Sponsored by: Archaeological Institute of America
Since 2004, the University of Arizona Egyptian Expedition has conducted excavations at the temple of millions of years of the 19th Dynasty (ca. 1190 BCE) female pharaoh Tausret in Western Thebes (modern Luxor, Egypt). The last ruling descendant of Ramesses the Great, Tausret was a remarkable woman and one of the very few in more than 3,000 years of Egyptian history to hold the throne alone. Indeed, Homer relays that she was king of Egypt when Troy fell. By combining a variety of investigative methods (e.g., excavation, remote sensing) this project has challenged the long held assumption that her primary monument was never completed. Archaeological evidence is presented for a functional and structurally complete temple, if not fully adorned, prior to its thorough destruction in the beginning of the 20th Dynasty by a new ruling family. Important inscriptions have also been found attesting that Tausret reigned for longer than is traditionally assigned. Furthermore, other archaeological evidence regarding temple activities and later uses of the site (through the 7th cy.) are presented.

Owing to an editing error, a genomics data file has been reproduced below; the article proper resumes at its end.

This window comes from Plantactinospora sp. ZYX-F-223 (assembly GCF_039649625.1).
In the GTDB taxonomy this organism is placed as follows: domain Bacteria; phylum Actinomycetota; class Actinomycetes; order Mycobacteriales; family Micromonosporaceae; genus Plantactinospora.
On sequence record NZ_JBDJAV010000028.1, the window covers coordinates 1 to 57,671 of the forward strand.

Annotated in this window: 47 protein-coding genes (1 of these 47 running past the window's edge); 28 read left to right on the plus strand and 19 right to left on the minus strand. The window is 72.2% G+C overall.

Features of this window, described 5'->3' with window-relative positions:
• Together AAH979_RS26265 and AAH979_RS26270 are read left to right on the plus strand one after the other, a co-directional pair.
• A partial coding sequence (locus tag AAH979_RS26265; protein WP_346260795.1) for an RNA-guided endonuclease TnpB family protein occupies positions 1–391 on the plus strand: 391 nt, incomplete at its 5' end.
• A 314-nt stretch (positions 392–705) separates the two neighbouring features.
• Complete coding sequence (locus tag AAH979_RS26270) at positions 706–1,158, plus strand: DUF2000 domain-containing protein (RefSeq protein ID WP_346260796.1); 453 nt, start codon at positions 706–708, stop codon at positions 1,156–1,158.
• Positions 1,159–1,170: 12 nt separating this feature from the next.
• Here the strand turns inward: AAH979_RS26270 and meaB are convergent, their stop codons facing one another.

Short bibliography and/or website on lecture topic:
P.P. Creasman, W.R. Johnson, J.B. McClain, R.H. Wilkinson. “Foundation or Completion? The Status of Pharaoh-Queen Tausret’s temple of Millions of Years” Near Eastern Archaeology 77.4 (2014), 274-283.